To mark the 30th anniversary of the Chernobyl nuclear disaster, Burren Chernobyl Project is holding a fundraising walk in Ennistymon next Sunday (April 24, 2016). Nicola Corless spoke to Brother Liam O’Meara, director of the project, about the organisation’s work and his full-time involvement with it for the past 15 years.
Brother Liam is a Limerick man, reared on the border with Tipperary close to Galbally. He studied primary teaching at Mary Immaculate College and taught for four years in Limerick before becoming a Christian Brother in 1981 and working in schools in Cork. He moved to Ennistymon in 1986, the same year as the worst nuclear power plant accident in history, in Chernobyl, Ukraine.
Liam taught happily in the three-teacher CBS primary school in the North Clare town until 1999, when he dedicated himself fully to working with the Burren Chernobyl Project.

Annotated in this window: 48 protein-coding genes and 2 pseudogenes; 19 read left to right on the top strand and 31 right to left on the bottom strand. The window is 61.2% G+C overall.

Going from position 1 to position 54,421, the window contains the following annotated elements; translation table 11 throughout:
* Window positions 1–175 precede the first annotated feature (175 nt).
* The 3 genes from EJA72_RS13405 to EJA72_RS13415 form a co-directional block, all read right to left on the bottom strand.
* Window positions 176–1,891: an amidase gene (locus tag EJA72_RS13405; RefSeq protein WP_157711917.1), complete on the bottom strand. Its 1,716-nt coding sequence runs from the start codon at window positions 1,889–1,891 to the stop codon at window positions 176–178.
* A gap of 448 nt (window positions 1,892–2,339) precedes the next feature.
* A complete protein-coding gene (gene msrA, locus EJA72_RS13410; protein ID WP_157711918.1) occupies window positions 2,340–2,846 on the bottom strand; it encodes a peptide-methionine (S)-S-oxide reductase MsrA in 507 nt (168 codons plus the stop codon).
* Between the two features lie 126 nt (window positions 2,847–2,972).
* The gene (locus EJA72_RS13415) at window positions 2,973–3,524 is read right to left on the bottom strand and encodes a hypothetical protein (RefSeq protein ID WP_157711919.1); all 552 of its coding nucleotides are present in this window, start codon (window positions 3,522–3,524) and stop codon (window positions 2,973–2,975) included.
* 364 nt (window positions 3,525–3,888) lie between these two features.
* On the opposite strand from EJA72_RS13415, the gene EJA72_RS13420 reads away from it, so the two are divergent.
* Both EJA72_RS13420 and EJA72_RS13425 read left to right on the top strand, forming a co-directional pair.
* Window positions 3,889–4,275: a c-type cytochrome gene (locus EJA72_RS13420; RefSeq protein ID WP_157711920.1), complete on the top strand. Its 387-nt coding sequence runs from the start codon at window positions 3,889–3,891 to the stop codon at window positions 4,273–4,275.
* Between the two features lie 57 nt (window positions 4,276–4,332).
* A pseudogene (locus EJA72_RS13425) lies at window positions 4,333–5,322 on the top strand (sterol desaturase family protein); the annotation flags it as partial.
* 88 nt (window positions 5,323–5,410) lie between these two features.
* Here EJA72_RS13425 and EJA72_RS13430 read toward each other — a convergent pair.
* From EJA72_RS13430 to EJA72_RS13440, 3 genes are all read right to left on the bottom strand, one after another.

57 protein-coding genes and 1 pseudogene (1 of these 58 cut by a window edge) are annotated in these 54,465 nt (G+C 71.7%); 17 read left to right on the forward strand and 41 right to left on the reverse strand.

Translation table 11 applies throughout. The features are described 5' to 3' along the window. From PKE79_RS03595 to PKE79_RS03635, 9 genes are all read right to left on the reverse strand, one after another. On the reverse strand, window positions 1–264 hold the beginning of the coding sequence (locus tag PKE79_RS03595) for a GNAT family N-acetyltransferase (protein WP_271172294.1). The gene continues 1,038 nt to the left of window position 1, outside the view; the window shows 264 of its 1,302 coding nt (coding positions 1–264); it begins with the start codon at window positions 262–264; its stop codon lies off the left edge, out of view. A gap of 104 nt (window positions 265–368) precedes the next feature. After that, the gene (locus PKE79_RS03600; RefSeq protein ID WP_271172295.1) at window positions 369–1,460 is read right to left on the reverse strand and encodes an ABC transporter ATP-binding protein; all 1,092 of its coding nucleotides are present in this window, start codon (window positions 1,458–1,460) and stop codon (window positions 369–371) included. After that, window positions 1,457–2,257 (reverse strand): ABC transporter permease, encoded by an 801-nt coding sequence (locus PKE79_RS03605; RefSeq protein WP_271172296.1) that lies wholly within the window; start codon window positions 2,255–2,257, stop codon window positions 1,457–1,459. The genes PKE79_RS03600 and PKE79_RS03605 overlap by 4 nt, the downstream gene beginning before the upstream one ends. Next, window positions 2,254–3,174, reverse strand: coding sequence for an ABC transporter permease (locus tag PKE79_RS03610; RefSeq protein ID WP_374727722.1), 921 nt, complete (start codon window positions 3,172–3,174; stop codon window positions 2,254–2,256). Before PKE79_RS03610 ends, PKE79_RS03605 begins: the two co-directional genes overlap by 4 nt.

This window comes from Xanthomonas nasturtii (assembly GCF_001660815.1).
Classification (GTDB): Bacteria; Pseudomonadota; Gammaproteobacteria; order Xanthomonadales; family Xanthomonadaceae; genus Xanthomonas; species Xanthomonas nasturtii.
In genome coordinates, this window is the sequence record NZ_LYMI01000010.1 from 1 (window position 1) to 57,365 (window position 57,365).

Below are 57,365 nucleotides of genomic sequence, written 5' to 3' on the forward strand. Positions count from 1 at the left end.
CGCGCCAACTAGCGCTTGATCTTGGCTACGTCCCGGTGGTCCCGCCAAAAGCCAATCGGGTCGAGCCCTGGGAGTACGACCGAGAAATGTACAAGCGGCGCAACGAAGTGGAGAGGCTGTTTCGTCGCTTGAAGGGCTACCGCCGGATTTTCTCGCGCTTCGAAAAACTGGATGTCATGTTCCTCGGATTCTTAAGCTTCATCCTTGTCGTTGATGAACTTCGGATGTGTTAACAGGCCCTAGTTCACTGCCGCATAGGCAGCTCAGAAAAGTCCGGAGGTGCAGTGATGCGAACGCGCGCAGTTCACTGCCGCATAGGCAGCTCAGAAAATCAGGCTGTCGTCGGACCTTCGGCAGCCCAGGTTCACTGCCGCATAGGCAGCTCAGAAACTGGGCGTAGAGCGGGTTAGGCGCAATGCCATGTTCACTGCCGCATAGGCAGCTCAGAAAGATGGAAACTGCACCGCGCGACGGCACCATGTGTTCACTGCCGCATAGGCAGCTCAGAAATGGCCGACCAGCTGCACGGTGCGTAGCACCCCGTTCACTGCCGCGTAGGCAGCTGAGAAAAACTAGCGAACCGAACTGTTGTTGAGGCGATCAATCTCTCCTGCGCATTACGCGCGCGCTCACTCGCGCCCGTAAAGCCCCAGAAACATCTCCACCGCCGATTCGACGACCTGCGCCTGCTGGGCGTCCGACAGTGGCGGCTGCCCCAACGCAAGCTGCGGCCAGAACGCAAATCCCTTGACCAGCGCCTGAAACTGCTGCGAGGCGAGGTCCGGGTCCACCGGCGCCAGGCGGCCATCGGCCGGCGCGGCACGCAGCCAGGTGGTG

The organisation was founded in 1993, with projects kicking off the following year. It was then Liam became involved. What made the BCP different to other programmes working in Belarus was that it was bringing children to Ireland for six months at a time.
“The group was formed by Brian Mooney and John Morgan and a few others. They wanted to bring in some children and they wanted to put them in a school. So they asked would we take one in our school, so we took one child and that was the start of it,” Liam recalled.
“Some time after that Brian Mooney arrived at my door and said we are going to Belarus, will you come. I said if I was able to get a week off school I would be able to do it. I wasn’t totally and utterly convinced this was something I should do but it was just a chance that arrived at the door so I thought why not go, let’s have a look at this place and see what it is about but if I hadn’t been asked I wouldn’t have decided to go,” he continued.
Liam secured five days off from the Department of Education and went on the trip where he visited what was called an orphanage but which he says was more akin to a boarding school for children aged four to 16.